Watching Tyson’s Carrie pine for home in “Bountiful’’ (even though Carrie was in a Houston apartment rather than a northern city) could not help but evoke thoughts of the Great Migration and of the sense of dislocation that must have gripped many hearts as millions of African-Americans relocated from the rural South to urban centers during the 20th century.
On a more basic level, diversity in casting means more opportunities for performers of color, and more potentially meaningful experiences for audiences — a subject that Miranda addressed head-on in the Aug. 21 issue of The Hollywood Reporter.
“In ‘Hamilton,’ we’re telling the stories of old, dead white men but we’re using actors of color, and that makes the story more immediate and more accessible to a contemporary audience,’’ said Miranda. “You don’t distance the audience by putting an actor of color in a role that you would think of as default Caucasian. No, you excite people and you draw them in.’’
That has clearly been the case with “Hamilton’’: One of the hottest tickets in memory, the show grossed $1,459,314 in the week that followed its Aug. 6 opening on Broadway, according to the Broadway League.
Obviously, the American theater still has a long way to go when it comes to redressing its longstanding failure to diversify casting and adequately represent the experience of people of color. Many theater companies remain content to schedule the occasional drama by August Wilson or another playwright of color, often during Black History Month in February, and leave it at that.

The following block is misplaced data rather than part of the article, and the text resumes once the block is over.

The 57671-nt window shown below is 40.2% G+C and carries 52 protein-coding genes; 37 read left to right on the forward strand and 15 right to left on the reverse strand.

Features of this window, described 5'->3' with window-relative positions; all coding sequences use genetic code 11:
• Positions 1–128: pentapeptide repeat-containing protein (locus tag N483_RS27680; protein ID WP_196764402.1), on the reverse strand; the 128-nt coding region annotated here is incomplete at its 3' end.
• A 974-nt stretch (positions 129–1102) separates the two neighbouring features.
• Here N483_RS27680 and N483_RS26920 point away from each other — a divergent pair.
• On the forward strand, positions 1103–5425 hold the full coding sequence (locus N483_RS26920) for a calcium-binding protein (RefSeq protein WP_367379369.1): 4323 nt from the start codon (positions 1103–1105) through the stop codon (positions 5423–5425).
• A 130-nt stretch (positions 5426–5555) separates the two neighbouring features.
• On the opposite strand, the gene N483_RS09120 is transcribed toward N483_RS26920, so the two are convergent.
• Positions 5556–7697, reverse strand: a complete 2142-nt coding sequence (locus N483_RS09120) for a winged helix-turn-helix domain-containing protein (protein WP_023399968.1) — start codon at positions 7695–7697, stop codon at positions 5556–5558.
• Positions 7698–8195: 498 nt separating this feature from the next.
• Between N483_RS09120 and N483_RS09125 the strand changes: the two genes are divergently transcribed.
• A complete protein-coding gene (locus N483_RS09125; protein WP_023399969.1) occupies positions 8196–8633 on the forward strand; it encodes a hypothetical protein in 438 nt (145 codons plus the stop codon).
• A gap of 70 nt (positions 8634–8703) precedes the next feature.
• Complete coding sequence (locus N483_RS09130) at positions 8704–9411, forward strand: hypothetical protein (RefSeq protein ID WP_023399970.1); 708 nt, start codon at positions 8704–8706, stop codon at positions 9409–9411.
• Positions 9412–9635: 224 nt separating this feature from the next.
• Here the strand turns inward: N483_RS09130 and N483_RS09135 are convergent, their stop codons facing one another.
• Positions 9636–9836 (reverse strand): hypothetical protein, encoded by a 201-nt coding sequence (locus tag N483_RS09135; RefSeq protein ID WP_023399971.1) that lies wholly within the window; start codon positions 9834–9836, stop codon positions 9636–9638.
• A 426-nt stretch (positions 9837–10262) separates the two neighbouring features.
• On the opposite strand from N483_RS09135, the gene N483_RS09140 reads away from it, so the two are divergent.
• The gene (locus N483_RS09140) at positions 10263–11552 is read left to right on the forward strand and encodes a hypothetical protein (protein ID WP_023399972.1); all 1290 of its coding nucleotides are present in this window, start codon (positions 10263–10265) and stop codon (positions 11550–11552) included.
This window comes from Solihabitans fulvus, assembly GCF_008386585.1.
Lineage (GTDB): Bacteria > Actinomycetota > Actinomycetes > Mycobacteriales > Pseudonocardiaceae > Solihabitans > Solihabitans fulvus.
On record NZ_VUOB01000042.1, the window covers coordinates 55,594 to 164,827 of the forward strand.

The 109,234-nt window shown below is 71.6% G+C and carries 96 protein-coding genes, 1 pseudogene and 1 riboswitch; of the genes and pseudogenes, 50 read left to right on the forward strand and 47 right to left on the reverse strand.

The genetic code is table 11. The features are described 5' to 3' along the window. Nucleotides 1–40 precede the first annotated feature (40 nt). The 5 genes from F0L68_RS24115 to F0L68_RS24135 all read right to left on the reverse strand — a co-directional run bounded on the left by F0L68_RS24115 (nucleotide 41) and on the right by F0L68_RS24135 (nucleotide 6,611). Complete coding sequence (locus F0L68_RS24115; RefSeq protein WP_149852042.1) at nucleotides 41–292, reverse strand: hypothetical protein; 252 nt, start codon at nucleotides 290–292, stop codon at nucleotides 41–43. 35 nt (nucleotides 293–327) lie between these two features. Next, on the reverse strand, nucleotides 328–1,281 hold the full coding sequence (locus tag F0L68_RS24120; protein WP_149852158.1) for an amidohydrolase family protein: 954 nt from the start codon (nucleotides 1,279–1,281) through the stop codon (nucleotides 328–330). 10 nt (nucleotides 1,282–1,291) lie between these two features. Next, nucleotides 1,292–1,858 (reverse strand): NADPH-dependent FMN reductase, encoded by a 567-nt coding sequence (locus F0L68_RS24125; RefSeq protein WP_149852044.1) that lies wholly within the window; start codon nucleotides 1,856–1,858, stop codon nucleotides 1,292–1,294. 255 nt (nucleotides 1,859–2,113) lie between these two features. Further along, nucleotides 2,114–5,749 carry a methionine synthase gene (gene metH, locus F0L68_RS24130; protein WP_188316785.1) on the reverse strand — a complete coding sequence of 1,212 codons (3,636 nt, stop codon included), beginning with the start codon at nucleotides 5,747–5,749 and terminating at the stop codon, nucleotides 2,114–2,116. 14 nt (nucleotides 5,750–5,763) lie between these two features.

But there are signs of progress. Shakespeare productions, for example, today present a much more diverse picture than the playwright ever could have envisioned. To cite just one of numerous examples, Maurice Emmanuel Parent, who is black, portrayed the villainous Cornwall this summer on Boston Common in Commonwealth Shakespeare Company’s “King Lear.’’
Twentieth-century classics, too, often wear a more diverse face in the 21st century. At Trinity Repertory Company in Providence earlier this year, a production of Tennessee Williams’s “The Glass Menagerie’’ featured an African-American actress, Mia Ellis, as the tragic Laura Wingfield. In Lyric Stage Company of Boston’s “Death of a Salesman’’ last year, an African-American actor, Omar Robinson, portrayed Howard Wagner, the cold-hearted employer who turns his back on Willy Loman.
Wheelock Family Theatre’s 2014 production of “Hairspray’’ starred Jenna Lea Scott, who is Asian-American, as the bubbly Tracy Turnblad. When Leslie Uggams played Mama Rose in “Gypsy’’ last summer at Connecticut Repertory Theatre, theater officials said their research indicated Uggams was the first African-American actress to portray Rose in a professional production of the 1959 musical.
Taken literally, such casting can at times seem incongruous. It’s highly unlikely, for instance, that a white salesman like Willy Loman would have had a black boss in the 1940s. But diverse productions illustrate a larger truth: Namely, that dramas like “Death of a Salesman,’’ “King Lear,’’ and “The Glass Menagerie’’ belong to, and are a reflection of, all of us, of who we are in our best and worst moments. Having performers of color portray characters originally written as (or assumed to be) white helps to underscore the universality of the plays and the playwrights who wrote them.